American Eagle Placements, based in Stone Mountain, Georgia, and its owner, Forrest Adams entered into a settlement with the Federal Trade Commission that bans them from advertising or selling location services in connection with any franchise, business venture, or business opportunity venture. The FTC alleged that the American Eagle Placement and Forrest Adams (the “American Eagle defendants”), as well as Greeting Cards of America (GCA) and its officers, used deceptive tactics in selling greeting card business opportunities. The American Eagle defendants have agreed to the settlement, which also prohibits them from making any misrepresentation that would influence a consumer’s decision to purchase any goods or services.
In April 2003, the FTC filed a complaint in federal district court against GCA, based in Plantation, Florida; husband-and-wife team, Gerald (Jerry) Towbin and Susan Towbin; and the American Eagle defendants. The FTC alleged that Gerald Towbin also was known as Alex Carr, and used the alias “John Grant” to pose as a reference for GCA. The complaint alleged that the defendants were engaged in the marketing and sale of a greeting card business opportunity that defrauded consumers out of at least $3 million. According to the FTC, in their ads, the GCA defendants made earnings and success claims that overstated the amount consumers could expect to make from a GCA business opportunity. In addition, the American Eagle defendants operated a locator service that consumers paid for separately to place the greeting card racks sold to them by GCA. The complaint alleged that the American Eagle defendants misrepresented the quality of location that could be obtained by them and the assistance they would provide.
The settlement announced today bans the American Eagle defendants from selling or advertising location services in connection with franchises, business ventures, or business opportunities in the future. The case against GCA is still pending.
The settlement prohibits the defendants from making misrepresentations about the income, sales volume, or profit that a prospective purchaser could make; the income, sales volume, or profit achieved by other purchasers of the goods or services; the authenticity of any reference; the territorial rights to, or amount of, competition within any geographic territory; and the existence or quality of locations for machines or racks used to dispense goods. In addition, the settlement prohibits the defendants from misrepresenting any material restriction, limitation, or condition to purchase, receive, or use any goods or services; any material aspect of the performance, efficacy, nature, or central characteristics of any goods or services; any material aspect of the nature or the terms of the seller’s refund, cancellation, exchange, or repurchase policies; and the total costs to purchase, receive, or use; and the quality of any goods or services. The settlement further prohibits the defendants from selling their customer lists.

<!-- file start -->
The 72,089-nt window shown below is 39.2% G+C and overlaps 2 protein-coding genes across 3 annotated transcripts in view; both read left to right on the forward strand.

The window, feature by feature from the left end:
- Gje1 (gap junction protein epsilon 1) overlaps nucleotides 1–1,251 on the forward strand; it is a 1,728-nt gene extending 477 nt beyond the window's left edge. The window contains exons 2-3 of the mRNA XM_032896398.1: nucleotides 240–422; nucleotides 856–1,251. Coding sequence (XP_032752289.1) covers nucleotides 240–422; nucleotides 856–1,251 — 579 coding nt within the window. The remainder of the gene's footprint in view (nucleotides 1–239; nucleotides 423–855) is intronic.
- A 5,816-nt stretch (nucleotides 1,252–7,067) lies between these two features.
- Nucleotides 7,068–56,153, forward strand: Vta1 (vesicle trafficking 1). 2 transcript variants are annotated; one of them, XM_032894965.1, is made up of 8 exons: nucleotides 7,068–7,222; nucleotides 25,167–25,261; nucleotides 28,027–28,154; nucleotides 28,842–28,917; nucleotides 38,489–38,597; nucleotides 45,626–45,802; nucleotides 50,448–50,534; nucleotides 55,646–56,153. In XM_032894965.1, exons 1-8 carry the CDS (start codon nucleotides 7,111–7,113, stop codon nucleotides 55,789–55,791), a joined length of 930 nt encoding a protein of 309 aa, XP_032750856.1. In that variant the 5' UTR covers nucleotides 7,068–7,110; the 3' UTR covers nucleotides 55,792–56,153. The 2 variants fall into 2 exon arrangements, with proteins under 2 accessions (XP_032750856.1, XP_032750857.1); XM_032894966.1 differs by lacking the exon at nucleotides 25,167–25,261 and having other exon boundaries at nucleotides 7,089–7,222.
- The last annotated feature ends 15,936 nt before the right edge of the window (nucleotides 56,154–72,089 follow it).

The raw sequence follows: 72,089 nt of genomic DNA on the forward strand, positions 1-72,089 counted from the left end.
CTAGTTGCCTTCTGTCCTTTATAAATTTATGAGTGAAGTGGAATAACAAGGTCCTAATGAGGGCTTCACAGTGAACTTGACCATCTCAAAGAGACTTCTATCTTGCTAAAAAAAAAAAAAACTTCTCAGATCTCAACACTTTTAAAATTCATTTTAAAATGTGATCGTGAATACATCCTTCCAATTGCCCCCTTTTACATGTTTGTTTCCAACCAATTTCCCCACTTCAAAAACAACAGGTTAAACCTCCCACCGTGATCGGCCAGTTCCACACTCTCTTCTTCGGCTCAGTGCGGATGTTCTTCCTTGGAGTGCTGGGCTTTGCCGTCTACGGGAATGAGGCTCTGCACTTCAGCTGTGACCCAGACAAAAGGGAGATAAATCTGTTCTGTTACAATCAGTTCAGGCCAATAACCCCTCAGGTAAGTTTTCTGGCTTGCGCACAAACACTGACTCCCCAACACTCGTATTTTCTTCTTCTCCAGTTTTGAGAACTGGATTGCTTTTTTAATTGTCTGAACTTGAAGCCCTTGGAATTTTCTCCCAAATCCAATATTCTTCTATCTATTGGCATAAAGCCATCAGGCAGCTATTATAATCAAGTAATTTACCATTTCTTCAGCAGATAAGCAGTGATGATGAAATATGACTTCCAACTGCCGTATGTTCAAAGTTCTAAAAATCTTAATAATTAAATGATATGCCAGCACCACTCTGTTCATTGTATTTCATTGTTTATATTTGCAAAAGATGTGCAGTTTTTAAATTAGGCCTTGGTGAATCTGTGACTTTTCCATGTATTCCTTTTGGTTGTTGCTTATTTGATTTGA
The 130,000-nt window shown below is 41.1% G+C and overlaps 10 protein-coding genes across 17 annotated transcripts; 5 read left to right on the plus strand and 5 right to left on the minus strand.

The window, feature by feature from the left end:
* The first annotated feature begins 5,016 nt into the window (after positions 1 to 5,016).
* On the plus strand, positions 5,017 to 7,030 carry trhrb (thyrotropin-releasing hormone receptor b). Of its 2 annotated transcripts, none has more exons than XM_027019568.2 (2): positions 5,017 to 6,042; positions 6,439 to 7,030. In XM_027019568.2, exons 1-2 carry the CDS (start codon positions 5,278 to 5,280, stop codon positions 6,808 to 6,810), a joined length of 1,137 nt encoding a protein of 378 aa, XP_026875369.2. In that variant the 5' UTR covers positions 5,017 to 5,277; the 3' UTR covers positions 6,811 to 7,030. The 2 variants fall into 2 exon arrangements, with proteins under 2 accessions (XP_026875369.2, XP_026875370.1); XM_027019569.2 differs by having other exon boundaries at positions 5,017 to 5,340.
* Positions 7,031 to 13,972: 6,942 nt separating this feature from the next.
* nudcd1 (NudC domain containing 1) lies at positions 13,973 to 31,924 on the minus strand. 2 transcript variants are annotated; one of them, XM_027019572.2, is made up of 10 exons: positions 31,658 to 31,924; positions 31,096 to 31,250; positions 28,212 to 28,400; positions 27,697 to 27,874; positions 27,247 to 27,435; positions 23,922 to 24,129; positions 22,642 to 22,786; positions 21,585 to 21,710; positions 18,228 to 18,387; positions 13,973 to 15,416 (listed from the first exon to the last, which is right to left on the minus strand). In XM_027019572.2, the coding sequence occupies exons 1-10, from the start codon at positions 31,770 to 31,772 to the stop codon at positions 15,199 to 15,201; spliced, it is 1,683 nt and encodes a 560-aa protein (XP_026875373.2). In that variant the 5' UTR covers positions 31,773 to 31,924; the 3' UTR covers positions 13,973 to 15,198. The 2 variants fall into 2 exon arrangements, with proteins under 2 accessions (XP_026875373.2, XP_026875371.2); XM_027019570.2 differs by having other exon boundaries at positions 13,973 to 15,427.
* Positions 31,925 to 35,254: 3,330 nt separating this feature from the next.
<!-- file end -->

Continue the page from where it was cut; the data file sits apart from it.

The settlement does not provide for consumer redress, but contains an avalanche clause for $345,000, which represents the total funds paid by consumers to the defendants for their services. Finally, the settlement contains various recordkeeping provisions to assist the FTC in monitoring the defendants’ compliance.
The Commission vote to authorize the staff to file the proposed stipulated final judgment and order was 5-0. The order was sent to the U.S. District Court, Southern District of Florida, in Miami, on January 23, 2004 and signed by the Judge on January 26, 2004. The FTC’s Southeast Region - Atlanta handled the investigation.
NOTE: This stipulated final judgment and order is for settlement purposes only and does not constitute an admission by the defendant of a law violation. Stipulated final judgments have the force of law when signed by the judge.
Copies of the stipulated final judgment and order are available from the FTC’s Web site at http://www.ftc.gov and also from the FTC’s Consumer Response Center, Room 130, 600 Pennsylvania Avenue, N.W., Washington, D.C. 20580. The FTC works for the consumer to prevent fraudulent, deceptive, and unfair business practices in the marketplace and to provide information to help consumers spot, stop, and avoid them. To file a complaint, or to get free information on any of 150 consumer topics, call toll-free, 1-877-FTC-HELP (1 877-382-4357), or use the complaint form at http://www.ftc.gov. The FTC enters Internet, telemarketing, identity theft, and other fraud-related complaints into Consumer Sentinel, a secure, online database available to hundreds of civil and criminal law enforcement agencies in the U.S. and abroad.
(FTC File No. X030044) (Civil Action No. 03-60746-Civ-Gold)